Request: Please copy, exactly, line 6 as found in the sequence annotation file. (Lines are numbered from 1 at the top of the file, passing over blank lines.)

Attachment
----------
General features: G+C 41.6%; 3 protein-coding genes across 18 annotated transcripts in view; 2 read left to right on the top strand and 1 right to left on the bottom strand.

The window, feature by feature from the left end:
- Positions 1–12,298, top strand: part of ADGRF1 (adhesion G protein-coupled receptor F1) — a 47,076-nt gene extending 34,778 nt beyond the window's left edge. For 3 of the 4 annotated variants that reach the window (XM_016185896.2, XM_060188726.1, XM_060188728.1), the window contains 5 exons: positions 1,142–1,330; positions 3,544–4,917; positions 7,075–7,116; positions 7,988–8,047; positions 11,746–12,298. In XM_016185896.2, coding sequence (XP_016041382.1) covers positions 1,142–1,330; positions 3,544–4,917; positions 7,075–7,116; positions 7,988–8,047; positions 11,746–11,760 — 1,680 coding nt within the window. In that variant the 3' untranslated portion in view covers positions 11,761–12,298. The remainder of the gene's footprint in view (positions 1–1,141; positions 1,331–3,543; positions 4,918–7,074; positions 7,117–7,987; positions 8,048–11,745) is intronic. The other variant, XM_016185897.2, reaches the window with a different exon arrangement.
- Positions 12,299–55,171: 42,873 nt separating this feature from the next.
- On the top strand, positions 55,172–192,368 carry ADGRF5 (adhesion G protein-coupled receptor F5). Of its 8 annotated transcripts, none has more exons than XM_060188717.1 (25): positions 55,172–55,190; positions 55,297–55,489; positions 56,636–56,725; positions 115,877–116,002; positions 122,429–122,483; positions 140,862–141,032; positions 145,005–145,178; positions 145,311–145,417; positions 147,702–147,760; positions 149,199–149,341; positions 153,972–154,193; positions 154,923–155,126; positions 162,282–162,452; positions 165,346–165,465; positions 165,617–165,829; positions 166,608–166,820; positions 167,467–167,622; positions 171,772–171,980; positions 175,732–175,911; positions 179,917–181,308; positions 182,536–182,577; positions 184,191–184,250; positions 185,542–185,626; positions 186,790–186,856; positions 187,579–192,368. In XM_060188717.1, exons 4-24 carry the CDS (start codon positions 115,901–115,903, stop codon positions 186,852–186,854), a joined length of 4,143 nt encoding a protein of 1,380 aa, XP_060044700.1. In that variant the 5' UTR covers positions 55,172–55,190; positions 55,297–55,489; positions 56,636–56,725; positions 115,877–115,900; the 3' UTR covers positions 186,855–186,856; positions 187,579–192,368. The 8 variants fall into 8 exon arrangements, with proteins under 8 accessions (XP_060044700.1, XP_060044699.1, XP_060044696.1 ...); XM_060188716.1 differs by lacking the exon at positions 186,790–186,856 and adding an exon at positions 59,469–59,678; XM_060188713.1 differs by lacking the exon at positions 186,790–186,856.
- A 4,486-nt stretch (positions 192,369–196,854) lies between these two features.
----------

- A 4,486-nt stretch (positions 192,369–196,854) lies between these two features.